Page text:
In this report, we explain using cellular for video surveillance including: 4G vs LTE vs 5G 4G standards 5G future Advantage: Placing cameras...
ADI W-Box Dropping Hikvision (Tested) on Mar 05, 2018
The next generation of ADI's W-Box (ADI's competition against their manufacturing partners) is here. And unlike the previous generation, which was...
ONVIF Usage Statistics 2018 on Mar 05, 2018
ONVIF has long 'won' the standards battle for video surveillance. But has the now 10-year-old ONVIF 'won' vs direct integrations? Undoubtedly,...

Most Recent Industry Reports

Save $50 Ends Tomorrow - April 2018 IP Networking Course on Mar 21, 2018
Save $50 ends this tomorrow, March 22nd. Register now and save. Lots of generic network training exists but none of it really explains how it...
Dahua Global Launch LeChange on Mar 20, 2018
Dahua is getting into the consumer video surveillance market globally, with "LeChange", an offering long available inside of China is now being...
Axis Z-Wave IP Camera Tested Poorly on Mar 20, 2018
Z-Wave is drawing notable interest for video surveillance use. In IPVM's initial coverage, 84% expressed interest in it, with nearly half being...
'As-Built' Drawings Tutorial on Mar 20, 2018
Closeout documentation can be invaluable for future expansions or maintenance work, and 'as-built' drawings are a key aspect for finishing projects...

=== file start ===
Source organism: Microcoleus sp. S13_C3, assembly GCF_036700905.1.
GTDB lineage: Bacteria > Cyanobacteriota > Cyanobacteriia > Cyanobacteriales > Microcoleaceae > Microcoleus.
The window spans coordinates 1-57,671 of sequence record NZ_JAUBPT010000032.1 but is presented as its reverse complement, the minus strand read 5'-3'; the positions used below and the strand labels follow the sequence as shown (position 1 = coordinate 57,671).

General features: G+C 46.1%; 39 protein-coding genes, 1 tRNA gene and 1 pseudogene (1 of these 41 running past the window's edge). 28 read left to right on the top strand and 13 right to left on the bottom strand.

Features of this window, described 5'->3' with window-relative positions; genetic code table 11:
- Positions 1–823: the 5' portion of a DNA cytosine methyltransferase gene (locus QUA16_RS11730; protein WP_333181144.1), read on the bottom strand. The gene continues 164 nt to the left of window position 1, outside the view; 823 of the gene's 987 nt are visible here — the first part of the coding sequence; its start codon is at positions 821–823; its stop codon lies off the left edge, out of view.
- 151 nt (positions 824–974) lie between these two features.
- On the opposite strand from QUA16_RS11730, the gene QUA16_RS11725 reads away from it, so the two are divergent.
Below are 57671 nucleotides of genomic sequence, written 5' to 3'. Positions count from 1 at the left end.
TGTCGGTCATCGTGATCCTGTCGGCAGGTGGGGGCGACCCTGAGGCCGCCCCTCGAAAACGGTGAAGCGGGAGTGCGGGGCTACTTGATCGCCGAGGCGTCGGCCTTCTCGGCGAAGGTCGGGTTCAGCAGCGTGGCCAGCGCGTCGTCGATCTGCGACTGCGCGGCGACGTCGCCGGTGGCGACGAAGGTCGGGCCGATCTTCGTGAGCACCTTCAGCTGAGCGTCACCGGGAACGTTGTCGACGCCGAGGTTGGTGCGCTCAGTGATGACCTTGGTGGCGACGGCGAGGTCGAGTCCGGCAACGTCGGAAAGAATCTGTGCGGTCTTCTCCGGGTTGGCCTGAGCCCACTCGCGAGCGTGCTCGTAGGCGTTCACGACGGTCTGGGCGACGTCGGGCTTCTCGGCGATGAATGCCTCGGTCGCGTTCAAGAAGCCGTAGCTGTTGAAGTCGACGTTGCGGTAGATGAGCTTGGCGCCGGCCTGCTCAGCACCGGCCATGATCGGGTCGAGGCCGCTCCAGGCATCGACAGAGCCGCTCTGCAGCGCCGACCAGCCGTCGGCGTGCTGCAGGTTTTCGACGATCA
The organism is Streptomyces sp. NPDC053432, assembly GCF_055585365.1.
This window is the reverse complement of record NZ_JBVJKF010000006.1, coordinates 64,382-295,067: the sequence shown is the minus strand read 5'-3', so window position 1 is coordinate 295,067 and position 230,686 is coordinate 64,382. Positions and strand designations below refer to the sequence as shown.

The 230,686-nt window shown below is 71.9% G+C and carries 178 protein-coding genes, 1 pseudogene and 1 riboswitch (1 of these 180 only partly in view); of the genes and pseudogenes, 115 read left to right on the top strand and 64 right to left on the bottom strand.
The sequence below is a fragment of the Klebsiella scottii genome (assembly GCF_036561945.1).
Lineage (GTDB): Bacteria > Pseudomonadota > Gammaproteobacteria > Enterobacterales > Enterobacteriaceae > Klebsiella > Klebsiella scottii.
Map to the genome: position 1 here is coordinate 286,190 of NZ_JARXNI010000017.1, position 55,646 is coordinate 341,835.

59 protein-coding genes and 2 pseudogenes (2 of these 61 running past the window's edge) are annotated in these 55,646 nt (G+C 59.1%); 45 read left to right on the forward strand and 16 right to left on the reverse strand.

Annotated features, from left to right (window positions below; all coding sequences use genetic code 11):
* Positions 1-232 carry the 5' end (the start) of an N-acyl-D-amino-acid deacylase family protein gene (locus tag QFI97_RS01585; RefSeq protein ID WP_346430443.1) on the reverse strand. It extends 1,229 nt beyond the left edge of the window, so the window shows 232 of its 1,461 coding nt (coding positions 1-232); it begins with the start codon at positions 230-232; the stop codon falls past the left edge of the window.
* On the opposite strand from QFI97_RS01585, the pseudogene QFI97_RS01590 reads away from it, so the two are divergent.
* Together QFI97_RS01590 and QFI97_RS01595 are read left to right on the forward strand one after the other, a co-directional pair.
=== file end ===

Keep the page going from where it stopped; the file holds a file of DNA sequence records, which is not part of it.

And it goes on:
Hikvision RSM Professional Misconduct on Mar 19, 2018
A Hikvision RSM engaged in professional misconduct of a US State's licensing law, involving continuing education held at an ADI branch. In this...
Thank You - Today, IPVM Turns 10 Years Old on Mar 19, 2018
IPVM turns 10 years old today. 10 years ago, IPVM was an experiment. Today, it is the largest and most read publication in our industry. I wanted...
Integrator Help Desk Software Usage (Statistics) on Mar 19, 2018
Maintaining accounts and customer satisfaction often depends on the effectiveness of responding to issues. Keeping an integrator's support...
May 2018 Camera Course on Mar 16, 2018
Our next course starts on May 8th. Register now for the Spring 2018 Camera Course This is the only independent surveillance camera course, based...
ADT Hammered Again, Loses Another Billion In Market Cap on Mar 16, 2018
ADT's CEO told investors that, 'in baseball terms', ADT was batting 5 for 5. But investors told ADT's CEO, 'in baseball terms', that he was...
Camera Form Factor Guide on Mar 16, 2018
When selecting surveillance cameras, users may choose from a number of different form factors, each with its own unique strengths and weaknesses,...

The world's leading video surveillance information source, IPVM provides the best reporting, testing and training for 10,000+ members globally. Dedicated to independent and objective information, we uniquely refuse any and all advertisements, sponsorship and consulting from manufacturers.

About | FAQ | Contact